Here are animations of a linkage system that writes a cursive Yang, and one that writes the cursive Chinese character “long” which means dragon.

For our colleagues in China, here are the Youku versions:

Cursive Yang Youku

Cursive Yang Youku

Cursive Dragon Youku

Cursive Dragon Youku

Obelisk Pyramidion

Chop Wood Carry Water S1:E6

Or, more accurately, my perception of time abruptly quickened again, with the same effect. Enough that I could see an evolving cascade of terrible consequences about to occur, and there wasn’t a thing I could do to stop it. Yet, there I was, in the foolhardy act of trying to do just that. My newfound, shall we say, “malleable” relationship with time was only one of a number of disconcerting novelties I was suddenly grappling with. So, here’s what it was like to be me, during the next fifty-eight seconds:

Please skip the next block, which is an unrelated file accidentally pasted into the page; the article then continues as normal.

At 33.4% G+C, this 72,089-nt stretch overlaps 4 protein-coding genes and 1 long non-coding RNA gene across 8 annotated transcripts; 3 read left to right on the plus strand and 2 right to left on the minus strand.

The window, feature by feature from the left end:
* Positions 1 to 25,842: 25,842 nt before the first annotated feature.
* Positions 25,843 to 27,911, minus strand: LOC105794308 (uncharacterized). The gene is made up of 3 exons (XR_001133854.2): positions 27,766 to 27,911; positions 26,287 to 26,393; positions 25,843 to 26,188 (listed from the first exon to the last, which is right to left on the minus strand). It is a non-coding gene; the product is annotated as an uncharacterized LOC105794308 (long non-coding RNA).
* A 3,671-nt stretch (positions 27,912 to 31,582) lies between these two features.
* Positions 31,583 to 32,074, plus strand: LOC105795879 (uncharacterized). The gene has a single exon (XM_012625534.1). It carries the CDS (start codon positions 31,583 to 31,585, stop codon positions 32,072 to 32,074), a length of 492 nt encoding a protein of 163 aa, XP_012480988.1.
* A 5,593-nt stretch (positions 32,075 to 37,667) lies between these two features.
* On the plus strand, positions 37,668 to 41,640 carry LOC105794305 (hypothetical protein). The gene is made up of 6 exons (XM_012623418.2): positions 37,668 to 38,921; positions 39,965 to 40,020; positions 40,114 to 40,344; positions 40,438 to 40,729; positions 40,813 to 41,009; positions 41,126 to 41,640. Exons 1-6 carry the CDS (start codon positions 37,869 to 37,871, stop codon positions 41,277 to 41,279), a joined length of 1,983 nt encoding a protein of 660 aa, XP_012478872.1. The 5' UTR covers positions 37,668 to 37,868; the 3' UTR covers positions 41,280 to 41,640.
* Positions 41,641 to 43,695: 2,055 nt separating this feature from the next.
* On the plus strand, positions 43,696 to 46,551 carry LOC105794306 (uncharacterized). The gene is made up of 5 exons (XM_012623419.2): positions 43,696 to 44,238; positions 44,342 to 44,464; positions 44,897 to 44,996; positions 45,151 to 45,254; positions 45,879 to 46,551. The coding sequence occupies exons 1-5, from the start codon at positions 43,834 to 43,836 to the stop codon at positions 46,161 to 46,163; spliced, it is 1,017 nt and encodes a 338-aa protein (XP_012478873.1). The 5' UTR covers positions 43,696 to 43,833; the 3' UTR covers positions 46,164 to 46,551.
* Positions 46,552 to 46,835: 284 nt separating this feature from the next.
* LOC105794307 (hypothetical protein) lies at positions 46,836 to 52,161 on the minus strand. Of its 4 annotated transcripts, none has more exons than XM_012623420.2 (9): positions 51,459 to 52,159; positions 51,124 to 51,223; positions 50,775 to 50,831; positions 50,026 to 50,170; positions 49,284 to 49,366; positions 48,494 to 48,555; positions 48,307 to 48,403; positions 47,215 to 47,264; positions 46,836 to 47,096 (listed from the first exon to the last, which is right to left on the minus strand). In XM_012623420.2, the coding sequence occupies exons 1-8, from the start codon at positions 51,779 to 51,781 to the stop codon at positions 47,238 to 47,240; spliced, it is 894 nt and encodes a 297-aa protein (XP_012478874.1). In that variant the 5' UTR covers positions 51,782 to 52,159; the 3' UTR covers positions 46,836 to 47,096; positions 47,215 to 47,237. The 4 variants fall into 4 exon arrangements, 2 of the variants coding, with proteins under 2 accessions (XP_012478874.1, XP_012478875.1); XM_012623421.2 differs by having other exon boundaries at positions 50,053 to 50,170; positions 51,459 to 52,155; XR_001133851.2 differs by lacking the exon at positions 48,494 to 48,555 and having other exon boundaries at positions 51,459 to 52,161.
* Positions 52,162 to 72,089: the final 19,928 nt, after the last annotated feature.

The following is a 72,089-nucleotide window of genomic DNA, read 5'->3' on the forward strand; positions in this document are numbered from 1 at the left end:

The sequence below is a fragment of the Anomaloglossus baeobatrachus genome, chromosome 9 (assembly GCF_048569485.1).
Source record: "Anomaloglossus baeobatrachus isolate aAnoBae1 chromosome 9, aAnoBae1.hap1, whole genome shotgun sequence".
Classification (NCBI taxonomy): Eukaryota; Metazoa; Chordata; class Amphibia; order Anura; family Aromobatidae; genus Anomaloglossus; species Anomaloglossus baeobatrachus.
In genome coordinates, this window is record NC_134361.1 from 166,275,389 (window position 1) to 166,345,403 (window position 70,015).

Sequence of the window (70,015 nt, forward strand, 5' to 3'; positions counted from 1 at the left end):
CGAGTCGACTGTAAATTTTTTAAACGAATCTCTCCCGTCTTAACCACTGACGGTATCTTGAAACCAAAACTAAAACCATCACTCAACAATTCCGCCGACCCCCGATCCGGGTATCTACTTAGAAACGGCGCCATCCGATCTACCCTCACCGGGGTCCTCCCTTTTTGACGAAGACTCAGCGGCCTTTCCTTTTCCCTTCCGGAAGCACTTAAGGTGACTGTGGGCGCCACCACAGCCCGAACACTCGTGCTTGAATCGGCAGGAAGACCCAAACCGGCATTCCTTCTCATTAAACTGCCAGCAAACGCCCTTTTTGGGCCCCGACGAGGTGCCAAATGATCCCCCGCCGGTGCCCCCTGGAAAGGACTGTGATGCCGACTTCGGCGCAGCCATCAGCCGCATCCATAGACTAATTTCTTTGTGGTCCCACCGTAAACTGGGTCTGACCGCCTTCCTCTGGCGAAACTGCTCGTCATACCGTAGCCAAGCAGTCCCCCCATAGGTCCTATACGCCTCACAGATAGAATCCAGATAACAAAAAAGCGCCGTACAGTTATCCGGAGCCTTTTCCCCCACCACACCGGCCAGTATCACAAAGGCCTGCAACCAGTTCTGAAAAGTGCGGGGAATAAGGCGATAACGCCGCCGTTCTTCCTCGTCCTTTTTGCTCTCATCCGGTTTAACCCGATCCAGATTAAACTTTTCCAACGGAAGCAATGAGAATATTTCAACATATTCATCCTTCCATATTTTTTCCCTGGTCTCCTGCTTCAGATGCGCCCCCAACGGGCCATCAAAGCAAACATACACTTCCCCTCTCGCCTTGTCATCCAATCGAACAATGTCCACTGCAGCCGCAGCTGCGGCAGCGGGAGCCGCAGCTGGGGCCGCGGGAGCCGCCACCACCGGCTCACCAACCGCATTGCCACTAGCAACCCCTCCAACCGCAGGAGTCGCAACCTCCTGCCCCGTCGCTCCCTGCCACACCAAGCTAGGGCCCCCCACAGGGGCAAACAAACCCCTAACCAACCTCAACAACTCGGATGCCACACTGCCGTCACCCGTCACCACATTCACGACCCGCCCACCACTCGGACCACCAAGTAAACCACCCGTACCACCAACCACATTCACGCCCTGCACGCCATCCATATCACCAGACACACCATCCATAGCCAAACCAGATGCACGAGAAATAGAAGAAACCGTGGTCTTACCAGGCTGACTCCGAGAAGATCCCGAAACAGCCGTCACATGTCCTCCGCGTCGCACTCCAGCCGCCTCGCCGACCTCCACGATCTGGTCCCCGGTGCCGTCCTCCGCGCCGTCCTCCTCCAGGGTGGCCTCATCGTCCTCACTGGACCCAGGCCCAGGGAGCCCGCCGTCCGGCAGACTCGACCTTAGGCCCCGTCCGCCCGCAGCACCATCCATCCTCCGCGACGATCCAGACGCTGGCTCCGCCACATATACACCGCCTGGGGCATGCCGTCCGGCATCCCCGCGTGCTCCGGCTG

First, there was the sensation of my hands on the glyphs of the ridge just under the obelisk pyramidion of the Tekhenu Tower.

Even at its current rate of falling, this struck me as a physical impossibility. And yet, there I was, hands out, flat against a surface three hundred feet in the air. Next was the realization that, regardless of where my hands happened to be placed, there was no possibility of my being able to stop the tower from falling.

I flashed a glance to find Kelvin, and found that I had to look down, a long way down. I saw him glance toward me, incredulous. His eyes were following something below me, and as I looked myself, I saw why. The mesofluidics of my new legs, evidently responding to an emergency order from my neural network, had reconfigured, instantly responding to my desperate lunge, propelling me from the ground on a thin cord of nanites, which snaked up to, and melded with, my graphene blade frames.